February 25, 2009
Report Says New National Center for Climate Change and Wildlife Should Help Agencies Manage Climate Change Effects on Fish and Wildlife
The new U. S. Geological Survey (USGS) National Climate Change and Wildlife Science Center should be a conduit between climate science and fish and wildlife management, according to a preliminary report released today from a group of nearly 200 representatives from state and federal agencies, academia and nongovernmental organizations.
The report also concluded that the USGS center should link biological and physical research and focus on synthesizing information about fish and wildlife adaptation to climate change at national and regional scales. The report is available at http://nccw.usgs.gov/.
The report is the result of a December 2008 workshop sponsored by the USGS, the Ecological Society of America (ESA) and The Wildlife Society (TWS) to provide advice on the structure and scope of the Center, which is part of a USGS initiative for climate change research. The center’s goal is to gain a better understanding of the effects of climate change on the nation’s fish and wildlife resources and to help agencies adapt their fish and wildlife management strategies.
“Because so many organizations from the fish and wildlife community participated in helping design this center’s focus, USGS received a deeper understanding about the needs of resource managers related to the response of natural communities to climate change,” said Susan Haseltine, associate director for Biological Resources at the USGS. “For example, plants and animals that only live in a certain geographic place face different challenges than widespread migratory species.”
The center will look to the future by forecasting changes in fish and wildlife habitat condition and distribution under different climate change scenarios. These activities, noted panelists, should include assisting individual states in their efforts to incorporate climate change considerations into their wildlife action or management plans.
A major goal of the center is to unite climate change and wildlife science with natural resource management across numerous state and federal agencies and non-governmental organizations. Scientific
“Climate change is so formidable a challenge that no one agency or organization has the ability to tackle it on its own,” says Michael Hutchins, the executive director of TWS. “Solutions will require unprecedented levels of inter-agency cooperation, which we hope will become an organizing theme of the new center. The Wildlife Society is happy to be collaborating with the USGS and ESA to develop a viable plan for the evolving National Climate Change and Wildlife Science Center.”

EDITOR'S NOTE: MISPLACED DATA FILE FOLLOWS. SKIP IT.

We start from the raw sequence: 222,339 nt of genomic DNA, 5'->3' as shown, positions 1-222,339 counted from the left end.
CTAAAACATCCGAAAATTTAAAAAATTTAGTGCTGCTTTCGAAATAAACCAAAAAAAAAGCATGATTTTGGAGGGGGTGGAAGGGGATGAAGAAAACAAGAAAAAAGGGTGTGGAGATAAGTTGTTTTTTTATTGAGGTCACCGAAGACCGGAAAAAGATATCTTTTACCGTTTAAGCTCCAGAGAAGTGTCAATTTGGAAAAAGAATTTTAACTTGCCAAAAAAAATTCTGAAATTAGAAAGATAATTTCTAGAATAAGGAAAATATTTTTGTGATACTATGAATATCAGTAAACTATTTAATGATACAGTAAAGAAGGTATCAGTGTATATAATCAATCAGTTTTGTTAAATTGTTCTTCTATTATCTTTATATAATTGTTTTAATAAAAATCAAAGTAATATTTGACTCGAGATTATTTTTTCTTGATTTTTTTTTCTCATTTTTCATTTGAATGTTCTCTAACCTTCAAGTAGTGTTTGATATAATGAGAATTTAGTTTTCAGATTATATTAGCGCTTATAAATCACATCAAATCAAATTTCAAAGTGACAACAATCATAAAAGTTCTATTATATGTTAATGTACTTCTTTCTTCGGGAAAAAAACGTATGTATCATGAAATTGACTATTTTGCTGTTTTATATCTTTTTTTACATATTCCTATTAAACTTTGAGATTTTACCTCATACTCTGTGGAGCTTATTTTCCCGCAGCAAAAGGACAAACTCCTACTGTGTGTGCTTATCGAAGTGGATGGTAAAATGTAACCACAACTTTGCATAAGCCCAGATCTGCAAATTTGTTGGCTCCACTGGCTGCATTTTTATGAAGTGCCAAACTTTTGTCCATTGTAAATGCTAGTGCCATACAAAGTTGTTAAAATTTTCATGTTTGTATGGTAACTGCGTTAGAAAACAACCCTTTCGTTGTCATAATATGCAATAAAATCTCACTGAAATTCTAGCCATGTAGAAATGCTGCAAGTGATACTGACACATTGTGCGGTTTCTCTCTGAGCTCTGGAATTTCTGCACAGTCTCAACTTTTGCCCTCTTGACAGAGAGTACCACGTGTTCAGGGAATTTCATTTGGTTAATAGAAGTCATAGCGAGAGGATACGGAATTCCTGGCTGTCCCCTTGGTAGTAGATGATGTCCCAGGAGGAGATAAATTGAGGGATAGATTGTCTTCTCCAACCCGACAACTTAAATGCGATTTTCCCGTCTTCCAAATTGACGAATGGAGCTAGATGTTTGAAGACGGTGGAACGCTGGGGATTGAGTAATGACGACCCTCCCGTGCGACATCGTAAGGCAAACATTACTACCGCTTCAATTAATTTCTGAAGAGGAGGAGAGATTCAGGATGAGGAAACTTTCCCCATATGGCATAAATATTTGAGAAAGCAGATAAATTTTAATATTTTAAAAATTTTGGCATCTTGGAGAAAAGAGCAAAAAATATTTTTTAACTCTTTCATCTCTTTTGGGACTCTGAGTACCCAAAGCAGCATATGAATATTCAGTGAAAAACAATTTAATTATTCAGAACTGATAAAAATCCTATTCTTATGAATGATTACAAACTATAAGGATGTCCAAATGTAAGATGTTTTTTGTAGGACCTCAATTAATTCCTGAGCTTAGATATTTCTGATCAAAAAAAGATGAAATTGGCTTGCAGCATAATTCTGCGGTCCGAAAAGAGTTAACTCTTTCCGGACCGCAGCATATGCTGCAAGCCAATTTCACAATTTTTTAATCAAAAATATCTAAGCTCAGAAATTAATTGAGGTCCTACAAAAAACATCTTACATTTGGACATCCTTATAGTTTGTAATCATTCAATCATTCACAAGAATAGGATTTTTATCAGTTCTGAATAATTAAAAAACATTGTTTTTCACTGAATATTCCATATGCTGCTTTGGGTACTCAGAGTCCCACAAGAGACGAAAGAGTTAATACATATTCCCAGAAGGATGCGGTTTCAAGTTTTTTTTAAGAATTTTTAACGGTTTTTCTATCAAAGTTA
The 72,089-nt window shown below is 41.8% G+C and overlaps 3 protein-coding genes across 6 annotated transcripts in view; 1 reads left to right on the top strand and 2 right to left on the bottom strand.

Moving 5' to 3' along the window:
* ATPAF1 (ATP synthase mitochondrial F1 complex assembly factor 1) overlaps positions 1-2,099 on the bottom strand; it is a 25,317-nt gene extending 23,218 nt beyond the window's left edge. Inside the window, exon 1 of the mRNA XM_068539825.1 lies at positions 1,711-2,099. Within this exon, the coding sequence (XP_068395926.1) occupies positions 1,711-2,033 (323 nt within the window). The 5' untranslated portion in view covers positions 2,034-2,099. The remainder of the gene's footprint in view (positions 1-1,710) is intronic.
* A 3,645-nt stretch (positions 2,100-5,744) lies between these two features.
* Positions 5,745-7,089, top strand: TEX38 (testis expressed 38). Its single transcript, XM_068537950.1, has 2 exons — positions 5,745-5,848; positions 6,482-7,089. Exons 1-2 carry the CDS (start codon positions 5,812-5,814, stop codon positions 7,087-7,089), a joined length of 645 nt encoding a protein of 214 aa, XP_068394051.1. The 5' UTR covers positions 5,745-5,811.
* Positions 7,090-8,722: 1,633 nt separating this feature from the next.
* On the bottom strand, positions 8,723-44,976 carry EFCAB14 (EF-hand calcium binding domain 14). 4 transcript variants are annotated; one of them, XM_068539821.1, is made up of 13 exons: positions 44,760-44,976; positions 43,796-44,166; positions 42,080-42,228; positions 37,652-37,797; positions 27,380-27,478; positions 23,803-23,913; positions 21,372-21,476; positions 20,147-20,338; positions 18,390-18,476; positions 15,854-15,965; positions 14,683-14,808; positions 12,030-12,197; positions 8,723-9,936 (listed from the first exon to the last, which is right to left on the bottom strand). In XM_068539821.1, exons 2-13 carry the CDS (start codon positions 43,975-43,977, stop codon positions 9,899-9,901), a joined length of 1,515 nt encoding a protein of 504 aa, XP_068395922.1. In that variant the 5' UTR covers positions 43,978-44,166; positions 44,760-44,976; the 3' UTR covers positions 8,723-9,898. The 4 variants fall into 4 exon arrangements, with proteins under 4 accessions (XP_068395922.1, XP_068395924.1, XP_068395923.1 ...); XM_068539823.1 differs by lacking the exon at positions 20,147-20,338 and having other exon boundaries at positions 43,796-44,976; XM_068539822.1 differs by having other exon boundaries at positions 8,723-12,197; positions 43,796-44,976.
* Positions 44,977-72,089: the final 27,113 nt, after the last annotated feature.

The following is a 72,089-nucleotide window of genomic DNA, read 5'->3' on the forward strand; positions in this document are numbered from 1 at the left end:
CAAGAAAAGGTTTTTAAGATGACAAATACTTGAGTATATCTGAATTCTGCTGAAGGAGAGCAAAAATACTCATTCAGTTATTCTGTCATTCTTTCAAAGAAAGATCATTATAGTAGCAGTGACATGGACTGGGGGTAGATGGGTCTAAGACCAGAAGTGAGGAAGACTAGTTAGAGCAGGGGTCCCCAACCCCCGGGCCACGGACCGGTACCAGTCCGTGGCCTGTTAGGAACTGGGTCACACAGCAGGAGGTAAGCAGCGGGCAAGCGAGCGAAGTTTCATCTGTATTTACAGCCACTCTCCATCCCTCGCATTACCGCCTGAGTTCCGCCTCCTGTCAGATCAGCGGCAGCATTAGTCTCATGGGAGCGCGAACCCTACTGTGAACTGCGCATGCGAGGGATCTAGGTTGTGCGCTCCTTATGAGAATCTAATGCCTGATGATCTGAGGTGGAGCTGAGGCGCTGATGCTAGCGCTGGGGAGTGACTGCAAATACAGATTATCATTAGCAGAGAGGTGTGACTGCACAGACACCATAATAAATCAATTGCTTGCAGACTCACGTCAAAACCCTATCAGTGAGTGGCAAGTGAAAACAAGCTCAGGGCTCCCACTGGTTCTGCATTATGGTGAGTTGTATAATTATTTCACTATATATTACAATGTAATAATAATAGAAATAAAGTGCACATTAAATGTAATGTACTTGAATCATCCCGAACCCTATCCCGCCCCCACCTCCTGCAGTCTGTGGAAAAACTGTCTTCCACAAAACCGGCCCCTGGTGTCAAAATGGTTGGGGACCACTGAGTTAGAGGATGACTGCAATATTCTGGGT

To access the full report, please visit http://nccw.usgs.gov/
USGS provides science for a changing world. For more information, visit www.usgs.gov.
The Ecological Society of America is the country's primary professional organization of ecologists, representing 10,000 scientists in the United States and around the world. Since its founding in 1915, ESA has pursued the promotion of the responsible application of ecological principles to the solution of environmental problems through ESA reports, journals, research, and expert testimony to Congress. For more information about the Society and its activities, visit the ESA website at http://www.esa.org.
Founded in 1937, The Wildlife Society (TWS) is an international non-profit association made up of more than 8,000 professionals dedicated to excellence in wildlife stewardship through science and education. The mission of TWS is to represent and serve the professional community of scientists, managers, educators, technicians, planners, and others who work to study, manage, and conserve wildlife and their habitats worldwide.
**** www.usgs.gov ****
The Ecological Society of America is the world's largest professional organization of ecologists, representing 10,000 scientists in the United States and around the globe. Since its founding in 1915, ESA has promoted the responsible application of ecological principles to the solution of environmental problems through ESA reports, journals, research, and expert testimony to Congress. ESA publishes four print journals and one online-only, open-access journal Ecosphere and convenes an annual scientific conference. Visit the ESA website at www.esa.org or find experts in ecological science at www.esa.org/pao/rrt.
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